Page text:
by Ben Taylor

Crackdown on under-qualified students in higher education, alleged corruption in student loans
Thousands of university students have been expelled, after a review found that they did not possess the correct qualifications for admission to their courses. In one case – the University of Dodoma (UDOM)’s special teacher training diploma course – over seven thousand students were expelled in a single day, leaving just 382 students in place on the course, less than 5% of the original number.

University of Dodoma (UDOM) administrative offices

University of Dodoma (UDOM) administrative offices

The Minister for Education, Science, Technology and Vocational Training, Prof Joyce Ndalichako, explained that a vetting exercise had established that the 382 students allowed back were the only ones who were actually qualified for admission to the university’s special diploma. The rest had been wrongfully enrolled, she added.

“Since the (admissions) review established that 382 students passed at least two science subjects with divisions I and II … these are the only students who will be allowed to re-join UDOM and complete their studies at the university,” she said.

The special teacher training program was aimed at reducing a shortage of science, mathematics and technology teachers countrywide.

The chairperson of the University of Dodoma Academic Staff Association (UDOMASA), Edson Baradyana, was critical of the government move to expel the students. He put the blame on the government officials who spearheaded the teacher training programme. “This was the government’s plan from the outset and they stated the required qualifications for admission to the programme, so the university should not bear the blame,” he said.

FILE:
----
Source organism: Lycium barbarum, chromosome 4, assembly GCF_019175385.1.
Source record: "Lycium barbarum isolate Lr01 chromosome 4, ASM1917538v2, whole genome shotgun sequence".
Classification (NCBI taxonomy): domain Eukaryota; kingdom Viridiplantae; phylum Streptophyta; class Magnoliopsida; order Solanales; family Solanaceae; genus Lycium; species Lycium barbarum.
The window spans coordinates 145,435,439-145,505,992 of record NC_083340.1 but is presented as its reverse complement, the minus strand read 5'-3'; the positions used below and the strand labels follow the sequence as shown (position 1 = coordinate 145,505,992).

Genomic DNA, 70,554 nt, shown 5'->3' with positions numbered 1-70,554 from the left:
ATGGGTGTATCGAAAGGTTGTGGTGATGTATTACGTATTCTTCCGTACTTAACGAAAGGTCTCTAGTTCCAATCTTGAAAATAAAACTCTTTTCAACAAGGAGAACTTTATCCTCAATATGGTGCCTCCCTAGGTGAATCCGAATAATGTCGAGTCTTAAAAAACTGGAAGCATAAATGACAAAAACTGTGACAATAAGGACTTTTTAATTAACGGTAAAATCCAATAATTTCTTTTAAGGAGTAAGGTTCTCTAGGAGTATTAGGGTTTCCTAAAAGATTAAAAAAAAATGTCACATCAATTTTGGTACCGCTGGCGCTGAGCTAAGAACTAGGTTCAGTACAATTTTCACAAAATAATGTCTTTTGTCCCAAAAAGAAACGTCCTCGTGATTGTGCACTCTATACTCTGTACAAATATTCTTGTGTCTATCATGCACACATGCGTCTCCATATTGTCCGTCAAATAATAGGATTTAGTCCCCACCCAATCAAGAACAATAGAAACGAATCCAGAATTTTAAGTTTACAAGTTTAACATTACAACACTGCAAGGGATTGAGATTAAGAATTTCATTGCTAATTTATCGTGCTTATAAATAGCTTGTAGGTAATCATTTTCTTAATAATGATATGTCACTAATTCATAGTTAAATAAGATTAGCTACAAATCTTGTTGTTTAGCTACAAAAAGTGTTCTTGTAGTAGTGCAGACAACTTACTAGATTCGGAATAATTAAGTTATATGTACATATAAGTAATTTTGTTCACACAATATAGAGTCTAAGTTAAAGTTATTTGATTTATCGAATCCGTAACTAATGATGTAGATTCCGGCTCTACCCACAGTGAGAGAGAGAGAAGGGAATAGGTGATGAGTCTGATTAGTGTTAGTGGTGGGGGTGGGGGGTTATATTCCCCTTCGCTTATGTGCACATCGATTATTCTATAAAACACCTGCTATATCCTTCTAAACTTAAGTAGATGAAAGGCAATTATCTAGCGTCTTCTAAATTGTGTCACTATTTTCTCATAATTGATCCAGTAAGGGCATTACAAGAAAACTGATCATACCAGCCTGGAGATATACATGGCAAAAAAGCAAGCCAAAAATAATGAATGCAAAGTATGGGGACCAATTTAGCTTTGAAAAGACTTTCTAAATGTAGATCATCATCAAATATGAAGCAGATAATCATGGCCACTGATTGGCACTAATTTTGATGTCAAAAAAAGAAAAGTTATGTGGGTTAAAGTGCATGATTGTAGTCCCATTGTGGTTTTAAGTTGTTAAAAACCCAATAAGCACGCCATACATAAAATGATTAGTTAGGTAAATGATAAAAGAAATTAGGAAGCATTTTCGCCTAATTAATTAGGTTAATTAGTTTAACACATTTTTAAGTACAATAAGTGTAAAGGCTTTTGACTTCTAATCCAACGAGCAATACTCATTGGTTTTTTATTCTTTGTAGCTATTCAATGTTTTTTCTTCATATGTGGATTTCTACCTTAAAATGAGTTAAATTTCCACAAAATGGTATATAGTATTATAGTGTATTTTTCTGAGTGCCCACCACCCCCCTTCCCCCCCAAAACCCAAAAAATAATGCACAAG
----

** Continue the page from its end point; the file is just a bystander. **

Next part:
According to Baradyana, there could be some confusion over the grading system used by the government team that carried out the verification exercise. He suggested that those enrolled in first year were admitted using GPA qualifications, but the government had since reverted back to the old division system.

He added that since he had been personally involved in the initial admission process, he could vouch for it. He added that government officials previously did not listen to warnings from UDOM academicians that the teacher training programme was flawed in the first place.

Earlier, it had emerged that 1,000 O-level students were wrongfully enrolled to pursue undergraduate degrees over the past two to three years without passing through A-level education. The parliamentary Social Development and Services Committee announced in the National Assembly that the students were admitted to various universities and colleges in the 2013/2014 academic year contrary to admissions guidelines issued by the state-run Tanzania Commission for Universities (TCU).

This news came just a day after President John Magufuli disbanded the TCU’s governing board and sacked or suspended several top commission officials over a related student enrolment scam discovered at the privately-owned St Joseph University in Tanzania. 489 students from St Joseph’s were expelled as a result.

The shadow education minister Susan Lyimo questioned the government’s decision, calling for an explanation from government as to why TCU and the education ministry appeared to have cleared the university of any wrongdoing last year, only to take action now. “Who is going to compensate these students for wasting their time, and what is the fate of these institutions?” she asked